Reconstruction specialist in Durban cyclists case accused of being biased

2018-01-17 16:18
The car which had smashed into the cyclists. (Photos supplied by Garrith Jamieson, Rescuecare)

The car which had smashed into the cyclists. (Photos supplied by Garrith Jamieson, Rescuecare)

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Durban - A police accident reconstruction specialist, testifying in the culpable homicide trial of Durban motorist Omesh Ramnarain, was accused of "being biased against the accused" yesterday.

Alleging that Warrant Officer Dumisani Gasa had "manufactured evidence", Ramnarain's advocate Murray Pitman pointed to the fact that since 1997, the policeman had attended 1 200 fatal collisions.

"Your job is to obtain objective evidence… I put it to you that you are not telling this court the truth," he said.

Gasa denied the allegation.

The policeman was on the scene of the accident in the early hours of February 7, 2016, which resulted in the deaths of two cyclists Richard da Silva and Jared Dwyer.

READ: Durban cyclists were chatting, laughing before deadly crash, court hears

The two had been part of a larger group of cyclists who were heading north out of Durban on the M4 when a black Golf GTI, driven by Ramnarain, crashed into the back of them.

Evidence before Durban Regional Court Magistrate Anand Maharaj has been that the impact was so great that the two men flew through the air before landing some distance from the point of impact.

There has also been evidence that Ramnarain - who was returning from a night out at a local club - smelled of alcohol.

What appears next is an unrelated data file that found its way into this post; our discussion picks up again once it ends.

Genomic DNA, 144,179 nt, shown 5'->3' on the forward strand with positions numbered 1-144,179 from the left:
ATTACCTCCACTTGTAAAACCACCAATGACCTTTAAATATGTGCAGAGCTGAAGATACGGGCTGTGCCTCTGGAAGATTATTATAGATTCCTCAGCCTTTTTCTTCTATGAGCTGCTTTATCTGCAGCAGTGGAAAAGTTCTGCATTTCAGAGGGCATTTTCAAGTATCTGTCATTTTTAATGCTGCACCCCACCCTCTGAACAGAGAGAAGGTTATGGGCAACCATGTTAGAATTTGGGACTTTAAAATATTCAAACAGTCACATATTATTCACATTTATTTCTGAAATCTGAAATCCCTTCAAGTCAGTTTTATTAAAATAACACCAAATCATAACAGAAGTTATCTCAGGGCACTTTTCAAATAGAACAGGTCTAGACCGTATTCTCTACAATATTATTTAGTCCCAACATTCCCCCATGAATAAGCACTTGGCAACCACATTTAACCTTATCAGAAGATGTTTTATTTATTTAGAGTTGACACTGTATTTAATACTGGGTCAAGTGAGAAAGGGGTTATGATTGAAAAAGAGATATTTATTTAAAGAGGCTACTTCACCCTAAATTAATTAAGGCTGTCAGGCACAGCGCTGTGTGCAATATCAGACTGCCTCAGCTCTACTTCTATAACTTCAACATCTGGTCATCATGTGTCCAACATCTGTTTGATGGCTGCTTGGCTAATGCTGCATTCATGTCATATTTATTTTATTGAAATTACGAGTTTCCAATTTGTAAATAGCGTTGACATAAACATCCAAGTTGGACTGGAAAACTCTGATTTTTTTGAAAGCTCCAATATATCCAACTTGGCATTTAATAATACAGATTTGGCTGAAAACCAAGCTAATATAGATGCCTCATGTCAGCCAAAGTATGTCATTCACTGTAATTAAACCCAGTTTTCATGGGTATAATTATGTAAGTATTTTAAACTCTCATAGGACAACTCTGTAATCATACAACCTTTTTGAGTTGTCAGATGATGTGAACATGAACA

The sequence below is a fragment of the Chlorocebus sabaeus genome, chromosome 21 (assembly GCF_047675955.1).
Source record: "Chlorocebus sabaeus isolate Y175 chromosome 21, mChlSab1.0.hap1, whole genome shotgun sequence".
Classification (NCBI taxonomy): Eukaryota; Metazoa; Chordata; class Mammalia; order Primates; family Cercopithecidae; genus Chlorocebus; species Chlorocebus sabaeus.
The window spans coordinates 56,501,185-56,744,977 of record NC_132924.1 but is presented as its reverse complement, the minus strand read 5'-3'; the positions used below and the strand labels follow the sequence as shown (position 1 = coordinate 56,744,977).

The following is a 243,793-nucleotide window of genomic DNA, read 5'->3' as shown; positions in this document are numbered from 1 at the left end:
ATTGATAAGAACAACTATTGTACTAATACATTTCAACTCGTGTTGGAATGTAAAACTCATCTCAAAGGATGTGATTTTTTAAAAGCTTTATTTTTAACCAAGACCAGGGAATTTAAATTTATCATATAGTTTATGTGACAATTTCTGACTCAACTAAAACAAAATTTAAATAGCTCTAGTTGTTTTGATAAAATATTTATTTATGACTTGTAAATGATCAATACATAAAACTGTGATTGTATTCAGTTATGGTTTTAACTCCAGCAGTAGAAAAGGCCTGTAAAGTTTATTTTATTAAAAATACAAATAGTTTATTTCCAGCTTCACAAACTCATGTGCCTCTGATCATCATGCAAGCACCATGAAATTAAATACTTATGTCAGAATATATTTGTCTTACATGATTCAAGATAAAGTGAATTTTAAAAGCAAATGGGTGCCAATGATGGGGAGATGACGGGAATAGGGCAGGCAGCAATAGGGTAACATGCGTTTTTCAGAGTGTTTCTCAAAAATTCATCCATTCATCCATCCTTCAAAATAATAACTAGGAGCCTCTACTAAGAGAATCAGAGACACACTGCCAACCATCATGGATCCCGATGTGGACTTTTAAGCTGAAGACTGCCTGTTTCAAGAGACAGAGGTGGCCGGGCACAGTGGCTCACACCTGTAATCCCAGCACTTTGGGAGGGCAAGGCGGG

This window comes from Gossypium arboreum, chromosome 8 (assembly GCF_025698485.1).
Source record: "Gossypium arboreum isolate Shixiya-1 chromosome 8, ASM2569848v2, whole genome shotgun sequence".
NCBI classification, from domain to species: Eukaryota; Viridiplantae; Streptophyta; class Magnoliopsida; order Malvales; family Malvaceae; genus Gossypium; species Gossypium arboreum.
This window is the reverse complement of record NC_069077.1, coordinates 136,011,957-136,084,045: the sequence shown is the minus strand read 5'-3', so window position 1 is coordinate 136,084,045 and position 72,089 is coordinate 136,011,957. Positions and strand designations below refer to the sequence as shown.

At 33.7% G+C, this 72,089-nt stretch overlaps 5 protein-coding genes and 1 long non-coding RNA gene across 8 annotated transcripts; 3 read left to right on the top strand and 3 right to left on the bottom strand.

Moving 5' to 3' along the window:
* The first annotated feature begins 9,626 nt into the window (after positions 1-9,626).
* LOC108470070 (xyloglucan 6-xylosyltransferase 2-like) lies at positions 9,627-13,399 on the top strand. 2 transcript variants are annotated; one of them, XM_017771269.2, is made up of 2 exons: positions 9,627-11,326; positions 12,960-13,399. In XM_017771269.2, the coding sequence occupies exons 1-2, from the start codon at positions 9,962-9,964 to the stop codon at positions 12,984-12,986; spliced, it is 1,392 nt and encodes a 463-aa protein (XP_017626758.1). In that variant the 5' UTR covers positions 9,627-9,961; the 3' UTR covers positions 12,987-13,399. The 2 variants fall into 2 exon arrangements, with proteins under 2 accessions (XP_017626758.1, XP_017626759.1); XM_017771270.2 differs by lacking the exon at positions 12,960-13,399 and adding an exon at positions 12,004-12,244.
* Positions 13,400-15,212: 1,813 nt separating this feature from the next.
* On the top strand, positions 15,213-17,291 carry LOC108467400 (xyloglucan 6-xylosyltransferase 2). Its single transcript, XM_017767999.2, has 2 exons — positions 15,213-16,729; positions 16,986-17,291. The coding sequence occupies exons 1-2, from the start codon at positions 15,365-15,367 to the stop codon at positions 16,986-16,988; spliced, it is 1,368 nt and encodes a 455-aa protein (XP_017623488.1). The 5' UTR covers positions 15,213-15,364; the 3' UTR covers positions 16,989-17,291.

Ramnarain has pleaded not guilty, saying he drank only four ciders that night. He says he did not see the cyclists at all before he heard a "bang" and his windscreen shattered. He claims they must have been cycling in the left-hand lane, and not the emergency lane.

Gasa claims the impact occurred well within the emergency lane. He says he saw Ramnarain being led to a police vehicle and he was "unsteady on his feet". Later, he spoke to him and could smell alcohol on his breath.

ALSO READ: I was not drunk - motorist charged with killing two cyclists

Pitman said his client did not recall speaking to Gasa at all.

He questioned why Gasa had not written his observations down suggesting that he was "reporting what you heard from other people…. not what you saw".

While Gasa testified that he had seen a "flashing red light" on the back of one of the mangled bicycles, he could not explain why there was no photograph of that.

He could also not explain why there was no debris at the alleged point of impact and on what he based his prior evidence that Ramnarain had been driving at "above average speed".

Gasa is expected to return to court on Thursday with more photographs of the scene and to answer more questions.

Read more on:    durban  |  courts  |  accidents

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